In a comprehensive thirty-seven-page filing, the legal team representing former President Donald J. Trump vehemently criticized the defense put forth by Special Counsel Jack Smith’s team of prosecutors regarding the gag order imposed by Judge Tanya Chutkan.
The legal brief from Trump’s attorneys systematically dismantled the constitutionality of the gag order, asserting that it “fails at every step” and violates fundamental First Amendment doctrines.
The filing accused the prosecutors of relying on “hearsay media reports as a substitute for evidence” and emphasized the “glaring evidentiary gaps” in their case.
Trump’s legal team contended that the gag order, which restricts the President’s core political speech, was an unwarranted intrusion into the presidential election, just weeks before key events like the Iowa caucuses.
The defense highlighted thirty-three different cases, dating back to 1959, as precedents that challenge the constitutionality of the gag order.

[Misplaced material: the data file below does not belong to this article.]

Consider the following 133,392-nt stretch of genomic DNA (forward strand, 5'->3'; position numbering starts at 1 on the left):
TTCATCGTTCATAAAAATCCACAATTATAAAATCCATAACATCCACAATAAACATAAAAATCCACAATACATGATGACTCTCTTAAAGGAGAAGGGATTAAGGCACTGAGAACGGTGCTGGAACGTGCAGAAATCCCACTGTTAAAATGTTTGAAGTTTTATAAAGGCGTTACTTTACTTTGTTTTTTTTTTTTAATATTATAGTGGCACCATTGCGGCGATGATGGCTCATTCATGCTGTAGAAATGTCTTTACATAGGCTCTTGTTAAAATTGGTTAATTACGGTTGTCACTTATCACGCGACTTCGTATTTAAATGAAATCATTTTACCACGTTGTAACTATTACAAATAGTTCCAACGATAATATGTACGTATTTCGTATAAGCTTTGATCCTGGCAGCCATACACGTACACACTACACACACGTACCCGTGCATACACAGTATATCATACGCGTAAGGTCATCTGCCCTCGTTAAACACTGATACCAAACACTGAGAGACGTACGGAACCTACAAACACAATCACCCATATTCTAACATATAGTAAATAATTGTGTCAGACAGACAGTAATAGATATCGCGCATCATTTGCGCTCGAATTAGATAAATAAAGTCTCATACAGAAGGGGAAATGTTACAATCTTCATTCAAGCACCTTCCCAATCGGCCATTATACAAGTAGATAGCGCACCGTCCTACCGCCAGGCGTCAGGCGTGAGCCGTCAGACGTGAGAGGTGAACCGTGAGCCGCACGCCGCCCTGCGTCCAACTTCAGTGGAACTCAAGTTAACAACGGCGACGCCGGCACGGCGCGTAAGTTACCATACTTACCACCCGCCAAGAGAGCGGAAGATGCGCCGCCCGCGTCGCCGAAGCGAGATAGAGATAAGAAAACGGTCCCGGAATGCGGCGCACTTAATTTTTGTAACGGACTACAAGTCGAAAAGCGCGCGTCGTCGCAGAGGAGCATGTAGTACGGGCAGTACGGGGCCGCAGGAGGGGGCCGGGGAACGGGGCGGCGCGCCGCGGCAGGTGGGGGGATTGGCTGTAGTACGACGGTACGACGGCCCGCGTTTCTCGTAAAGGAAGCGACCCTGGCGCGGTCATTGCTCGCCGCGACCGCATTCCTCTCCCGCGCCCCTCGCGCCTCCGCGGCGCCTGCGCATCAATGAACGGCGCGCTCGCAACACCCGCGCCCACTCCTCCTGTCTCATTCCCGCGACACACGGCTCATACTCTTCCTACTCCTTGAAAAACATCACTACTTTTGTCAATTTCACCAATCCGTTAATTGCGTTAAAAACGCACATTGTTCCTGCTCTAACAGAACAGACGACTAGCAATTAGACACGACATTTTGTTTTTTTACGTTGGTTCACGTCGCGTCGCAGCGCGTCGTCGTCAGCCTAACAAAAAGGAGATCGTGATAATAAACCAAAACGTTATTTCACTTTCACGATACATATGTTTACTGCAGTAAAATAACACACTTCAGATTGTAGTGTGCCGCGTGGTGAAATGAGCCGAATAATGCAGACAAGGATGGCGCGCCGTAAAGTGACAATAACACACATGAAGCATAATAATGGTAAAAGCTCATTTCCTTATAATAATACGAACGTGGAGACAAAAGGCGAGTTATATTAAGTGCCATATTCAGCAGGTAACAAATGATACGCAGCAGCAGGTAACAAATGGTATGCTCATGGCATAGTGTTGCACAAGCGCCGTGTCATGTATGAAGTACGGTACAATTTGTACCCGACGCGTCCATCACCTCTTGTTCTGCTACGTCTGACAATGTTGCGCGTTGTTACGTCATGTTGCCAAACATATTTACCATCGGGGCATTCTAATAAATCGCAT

Trump’s attorneys argued that criminal proceedings do not suspend the First Amendment and that the prosecution’s objection to public criticism demonstrated an attempt to muzzle dissent.
The legal team pointed out logical gaps in the argument supporting the gag order, particularly regarding a parallel gag order in a New York court related to Trump’s ongoing trial.
They highlighted the disproportionate impact of silencing a political candidate with over 100 million followers compared to a single speaker, asserting that such an argument would “flunk first-grade math.”
Ultimately, the defense asserted that the Supreme Court has never allowed the government to prohibit candidates from communicating relevant information to voters during an election.
They concluded that the gag order violated the rights of 100 million Americans and emphasized that the First Amendment does not permit the court or the prosecution to micromanage President Trump’s campaign speech or dictate what forms of speech are appropriate for political debate.